Accusations of prudery against the Bad Sex Award’s judges are inevitably followed by those of sexual repression bred in public schools, sniggering and sweating. Sorry to disappoint, but I attended a London day school, thus missing out on the opportunity to have my imagination warped by dormitory nights; and my laugh is almost certainly too staccato and not throaty enough to qualify as a snigger. But you’ve got me bang to rights on the sweating, though I’m pretty pleased about the evolutionary advantage it gives me in tropical climates.
Unlike Martin Amis, who claimed three years ago that writing about sex was “impossible” and “very few writers have got anywhere” with it, we don’t believe that novelists should steer clear of the bedroom – just that they should go about their business more adeptly. The two common errors we find when drawing up our shortlists are, in fact, symptoms of a pervasive coyness in the authors themselves, of an unwillingness to confront the deed full-on. The first of these is the near-hysterical grasping after metaphor, which seeks to translate the moment into something less carnal. One of my favourite examples of this is found in Sebastian Barry’s On Canaan’s Side, nominated in 2011:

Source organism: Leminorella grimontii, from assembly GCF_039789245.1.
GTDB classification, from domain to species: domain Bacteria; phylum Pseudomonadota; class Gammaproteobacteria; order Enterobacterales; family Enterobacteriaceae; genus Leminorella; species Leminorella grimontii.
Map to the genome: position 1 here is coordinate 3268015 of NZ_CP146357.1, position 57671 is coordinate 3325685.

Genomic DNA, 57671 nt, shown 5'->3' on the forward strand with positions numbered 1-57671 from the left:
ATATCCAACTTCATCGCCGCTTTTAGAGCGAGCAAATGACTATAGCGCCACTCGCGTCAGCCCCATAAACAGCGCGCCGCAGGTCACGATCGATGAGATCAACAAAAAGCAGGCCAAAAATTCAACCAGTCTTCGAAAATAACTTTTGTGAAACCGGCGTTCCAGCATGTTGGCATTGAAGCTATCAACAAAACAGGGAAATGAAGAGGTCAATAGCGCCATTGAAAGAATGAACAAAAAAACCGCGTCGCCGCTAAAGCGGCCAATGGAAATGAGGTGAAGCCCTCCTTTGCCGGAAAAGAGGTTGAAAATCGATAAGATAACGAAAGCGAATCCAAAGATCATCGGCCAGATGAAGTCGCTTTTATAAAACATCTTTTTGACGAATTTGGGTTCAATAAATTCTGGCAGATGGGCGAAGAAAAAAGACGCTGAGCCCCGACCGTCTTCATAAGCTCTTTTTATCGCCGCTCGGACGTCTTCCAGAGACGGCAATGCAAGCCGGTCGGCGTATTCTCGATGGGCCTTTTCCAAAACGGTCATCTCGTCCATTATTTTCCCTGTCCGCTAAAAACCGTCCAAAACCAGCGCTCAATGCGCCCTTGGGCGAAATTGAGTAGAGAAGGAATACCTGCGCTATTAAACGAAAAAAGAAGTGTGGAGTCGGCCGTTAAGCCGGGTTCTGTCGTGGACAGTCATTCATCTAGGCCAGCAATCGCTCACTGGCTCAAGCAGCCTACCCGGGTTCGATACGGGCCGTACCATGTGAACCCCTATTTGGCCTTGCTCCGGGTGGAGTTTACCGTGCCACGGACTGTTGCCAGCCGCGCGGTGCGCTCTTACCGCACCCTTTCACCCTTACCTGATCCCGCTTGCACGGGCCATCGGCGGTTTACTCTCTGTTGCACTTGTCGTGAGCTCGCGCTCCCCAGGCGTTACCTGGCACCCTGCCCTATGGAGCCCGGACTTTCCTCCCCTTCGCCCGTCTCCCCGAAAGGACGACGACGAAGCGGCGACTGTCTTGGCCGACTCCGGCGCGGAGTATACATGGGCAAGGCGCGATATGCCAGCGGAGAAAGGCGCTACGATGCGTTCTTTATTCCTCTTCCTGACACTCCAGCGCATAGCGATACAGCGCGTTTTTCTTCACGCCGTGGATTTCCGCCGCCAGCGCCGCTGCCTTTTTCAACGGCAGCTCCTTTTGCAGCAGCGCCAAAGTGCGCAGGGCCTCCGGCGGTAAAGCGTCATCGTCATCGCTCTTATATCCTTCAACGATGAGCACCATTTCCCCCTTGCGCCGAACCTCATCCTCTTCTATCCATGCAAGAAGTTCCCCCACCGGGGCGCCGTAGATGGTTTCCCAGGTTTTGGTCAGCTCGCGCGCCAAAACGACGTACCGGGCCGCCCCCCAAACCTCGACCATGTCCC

“We turned to each other and gently kissed, then fiercely, like wakening beasts, and before we knew where we were, like a sudden walking storm down the lake that we had witnessed in the deeper weather, we seemed to go out into a stormy gear, we clutched at each other, we got rid of our damned clothes, and clung, and he was in me then, and we were happy, happy, young, in that room by the water, and the poetry that is available to anyone was available to us at last, and we breathed each other in.”
Whether the couple involved are animal, meteorological, poetical, or gaseous, the prose seems intent on obstructing our view of people having sex. One of my favourite books, James Salter’s A Sport and a Pastime, is shot through with erotic encounters, but employs clipped sentences and the sparing use of simile that compel the reader to attend to the coupled bodies themselves.